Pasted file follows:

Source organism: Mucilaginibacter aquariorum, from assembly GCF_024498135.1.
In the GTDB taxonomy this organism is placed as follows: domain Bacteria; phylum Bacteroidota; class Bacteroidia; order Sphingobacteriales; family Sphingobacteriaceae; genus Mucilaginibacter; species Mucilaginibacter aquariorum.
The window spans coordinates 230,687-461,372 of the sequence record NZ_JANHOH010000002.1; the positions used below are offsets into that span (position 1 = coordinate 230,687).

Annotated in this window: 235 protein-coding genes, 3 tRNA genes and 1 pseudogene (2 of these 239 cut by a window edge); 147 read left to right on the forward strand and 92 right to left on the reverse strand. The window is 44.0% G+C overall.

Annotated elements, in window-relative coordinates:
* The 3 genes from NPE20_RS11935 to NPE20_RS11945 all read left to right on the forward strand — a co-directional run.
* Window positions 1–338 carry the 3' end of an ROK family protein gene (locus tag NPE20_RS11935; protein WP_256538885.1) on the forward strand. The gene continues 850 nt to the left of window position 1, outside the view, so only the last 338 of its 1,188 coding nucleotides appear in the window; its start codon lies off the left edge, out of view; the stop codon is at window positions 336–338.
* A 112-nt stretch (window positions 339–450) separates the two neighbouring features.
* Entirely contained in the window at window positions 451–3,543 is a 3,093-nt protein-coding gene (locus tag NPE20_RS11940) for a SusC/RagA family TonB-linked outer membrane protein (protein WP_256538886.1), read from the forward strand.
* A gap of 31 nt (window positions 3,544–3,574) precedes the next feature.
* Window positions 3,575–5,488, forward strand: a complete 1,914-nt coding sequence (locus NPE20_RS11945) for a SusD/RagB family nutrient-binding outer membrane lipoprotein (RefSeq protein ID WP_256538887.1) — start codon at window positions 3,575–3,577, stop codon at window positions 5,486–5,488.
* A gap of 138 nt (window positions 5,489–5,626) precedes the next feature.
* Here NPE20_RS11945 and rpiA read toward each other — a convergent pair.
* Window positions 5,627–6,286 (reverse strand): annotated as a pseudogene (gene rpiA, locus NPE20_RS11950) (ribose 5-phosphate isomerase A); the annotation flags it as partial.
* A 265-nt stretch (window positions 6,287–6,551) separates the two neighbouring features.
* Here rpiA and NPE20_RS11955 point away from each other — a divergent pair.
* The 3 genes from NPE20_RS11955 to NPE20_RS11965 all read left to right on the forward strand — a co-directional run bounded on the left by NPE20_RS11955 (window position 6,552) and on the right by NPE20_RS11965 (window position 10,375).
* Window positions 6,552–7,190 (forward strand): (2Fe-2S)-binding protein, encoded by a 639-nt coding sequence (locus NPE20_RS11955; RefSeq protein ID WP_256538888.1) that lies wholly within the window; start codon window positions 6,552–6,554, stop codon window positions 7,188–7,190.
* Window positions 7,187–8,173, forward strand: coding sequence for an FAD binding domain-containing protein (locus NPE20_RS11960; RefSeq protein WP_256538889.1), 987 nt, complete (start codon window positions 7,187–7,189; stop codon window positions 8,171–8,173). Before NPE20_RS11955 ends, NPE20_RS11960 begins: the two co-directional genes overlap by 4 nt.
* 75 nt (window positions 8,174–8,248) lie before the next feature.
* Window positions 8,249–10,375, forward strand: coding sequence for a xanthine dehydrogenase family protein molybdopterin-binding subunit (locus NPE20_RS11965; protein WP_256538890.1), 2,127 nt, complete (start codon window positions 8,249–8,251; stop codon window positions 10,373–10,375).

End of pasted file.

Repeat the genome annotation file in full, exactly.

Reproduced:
Source organism: Mucilaginibacter aquariorum, from assembly GCF_024498135.1.
In the GTDB taxonomy this organism is placed as follows: domain Bacteria; phylum Bacteroidota; class Bacteroidia; order Sphingobacteriales; family Sphingobacteriaceae; genus Mucilaginibacter; species Mucilaginibacter aquariorum.
The window spans coordinates 230,687-461,372 of the sequence record NZ_JANHOH010000002.1; the positions used below are offsets into that span (position 1 = coordinate 230,687).

Annotated in this window: 235 protein-coding genes, 3 tRNA genes and 1 pseudogene (2 of these 239 cut by a window edge); 147 read left to right on the forward strand and 92 right to left on the reverse strand. The window is 44.0% G+C overall.

Annotated elements, in window-relative coordinates:
* The 3 genes from NPE20_RS11935 to NPE20_RS11945 all read left to right on the forward strand — a co-directional run.
* Window positions 1–338 carry the 3' end of an ROK family protein gene (locus tag NPE20_RS11935; protein WP_256538885.1) on the forward strand. The gene continues 850 nt to the left of window position 1, outside the view, so only the last 338 of its 1,188 coding nucleotides appear in the window; its start codon lies off the left edge, out of view; the stop codon is at window positions 336–338.
* A 112-nt stretch (window positions 339–450) separates the two neighbouring features.
* Entirely contained in the window at window positions 451–3,543 is a 3,093-nt protein-coding gene (locus tag NPE20_RS11940) for a SusC/RagA family TonB-linked outer membrane protein (protein WP_256538886.1), read from the forward strand.
* A gap of 31 nt (window positions 3,544–3,574) precedes the next feature.
* Window positions 3,575–5,488, forward strand: a complete 1,914-nt coding sequence (locus NPE20_RS11945) for a SusD/RagB family nutrient-binding outer membrane lipoprotein (RefSeq protein ID WP_256538887.1) — start codon at window positions 3,575–3,577, stop codon at window positions 5,486–5,488.
* A gap of 138 nt (window positions 5,489–5,626) precedes the next feature.
* Here NPE20_RS11945 and rpiA read toward each other — a convergent pair.
* Window positions 5,627–6,286 (reverse strand): annotated as a pseudogene (gene rpiA, locus NPE20_RS11950) (ribose 5-phosphate isomerase A); the annotation flags it as partial.
* A 265-nt stretch (window positions 6,287–6,551) separates the two neighbouring features.
* Here rpiA and NPE20_RS11955 point away from each other — a divergent pair.
* The 3 genes from NPE20_RS11955 to NPE20_RS11965 all read left to right on the forward strand — a co-directional run bounded on the left by NPE20_RS11955 (window position 6,552) and on the right by NPE20_RS11965 (window position 10,375).
* Window positions 6,552–7,190 (forward strand): (2Fe-2S)-binding protein, encoded by a 639-nt coding sequence (locus NPE20_RS11955; RefSeq protein ID WP_256538888.1) that lies wholly within the window; start codon window positions 6,552–6,554, stop codon window positions 7,188–7,190.
* Window positions 7,187–8,173, forward strand: coding sequence for an FAD binding domain-containing protein (locus NPE20_RS11960; RefSeq protein WP_256538889.1), 987 nt, complete (start codon window positions 7,187–7,189; stop codon window positions 8,171–8,173). Before NPE20_RS11955 ends, NPE20_RS11960 begins: the two co-directional genes overlap by 4 nt.
* 75 nt (window positions 8,174–8,248) lie before the next feature.
* Window positions 8,249–10,375, forward strand: coding sequence for a xanthine dehydrogenase family protein molybdopterin-binding subunit (locus NPE20_RS11965; protein WP_256538890.1), 2,127 nt, complete (start codon window positions 8,249–8,251; stop codon window positions 10,373–10,375).